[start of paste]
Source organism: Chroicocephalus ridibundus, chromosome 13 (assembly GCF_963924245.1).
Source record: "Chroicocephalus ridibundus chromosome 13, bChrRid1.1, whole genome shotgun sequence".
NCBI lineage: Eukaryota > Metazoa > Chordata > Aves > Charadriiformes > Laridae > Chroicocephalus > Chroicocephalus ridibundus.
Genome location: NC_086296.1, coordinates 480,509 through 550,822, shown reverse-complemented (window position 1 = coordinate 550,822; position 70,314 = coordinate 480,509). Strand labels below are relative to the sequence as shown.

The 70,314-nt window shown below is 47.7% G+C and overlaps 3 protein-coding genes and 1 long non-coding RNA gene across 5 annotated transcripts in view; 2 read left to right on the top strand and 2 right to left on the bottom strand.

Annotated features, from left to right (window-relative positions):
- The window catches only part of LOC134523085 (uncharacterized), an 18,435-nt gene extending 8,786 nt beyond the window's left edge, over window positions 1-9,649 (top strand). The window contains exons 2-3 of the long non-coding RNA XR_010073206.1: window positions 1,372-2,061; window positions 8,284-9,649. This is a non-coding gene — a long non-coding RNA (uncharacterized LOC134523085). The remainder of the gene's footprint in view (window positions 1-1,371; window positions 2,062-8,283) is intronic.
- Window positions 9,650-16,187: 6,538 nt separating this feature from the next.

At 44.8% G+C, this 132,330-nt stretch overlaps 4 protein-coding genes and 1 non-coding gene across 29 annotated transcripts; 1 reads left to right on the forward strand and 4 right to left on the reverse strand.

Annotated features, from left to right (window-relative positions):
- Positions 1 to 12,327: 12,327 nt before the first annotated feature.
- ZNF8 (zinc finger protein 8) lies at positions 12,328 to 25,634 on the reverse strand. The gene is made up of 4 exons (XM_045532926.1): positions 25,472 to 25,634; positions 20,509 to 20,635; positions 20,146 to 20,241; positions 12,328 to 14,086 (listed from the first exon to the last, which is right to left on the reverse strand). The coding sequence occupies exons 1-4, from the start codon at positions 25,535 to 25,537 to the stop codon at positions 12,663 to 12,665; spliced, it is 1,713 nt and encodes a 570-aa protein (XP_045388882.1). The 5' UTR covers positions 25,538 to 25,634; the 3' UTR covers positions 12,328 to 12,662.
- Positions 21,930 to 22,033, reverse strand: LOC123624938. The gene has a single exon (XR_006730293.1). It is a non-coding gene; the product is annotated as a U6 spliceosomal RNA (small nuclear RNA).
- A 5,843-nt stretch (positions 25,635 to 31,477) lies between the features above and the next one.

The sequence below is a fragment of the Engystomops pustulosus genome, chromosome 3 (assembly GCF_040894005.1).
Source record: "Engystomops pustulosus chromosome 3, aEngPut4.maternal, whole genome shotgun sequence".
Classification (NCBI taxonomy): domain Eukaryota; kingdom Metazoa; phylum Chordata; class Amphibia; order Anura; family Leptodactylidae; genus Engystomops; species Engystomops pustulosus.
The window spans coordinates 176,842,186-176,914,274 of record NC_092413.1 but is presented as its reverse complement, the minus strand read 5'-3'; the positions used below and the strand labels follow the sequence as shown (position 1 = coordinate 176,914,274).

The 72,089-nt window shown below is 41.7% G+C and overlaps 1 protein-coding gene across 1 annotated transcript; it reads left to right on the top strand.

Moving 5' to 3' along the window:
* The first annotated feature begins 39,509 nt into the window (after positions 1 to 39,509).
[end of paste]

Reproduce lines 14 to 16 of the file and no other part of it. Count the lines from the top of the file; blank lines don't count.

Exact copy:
- A 5,843-nt stretch (positions 25,635 to 31,477) lies between the features above and the next one.

The sequence below is a fragment of the Engystomops pustulosus genome, chromosome 3 (assembly GCF_040894005.1).
Source record: "Engystomops pustulosus chromosome 3, aEngPut4.maternal, whole genome shotgun sequence".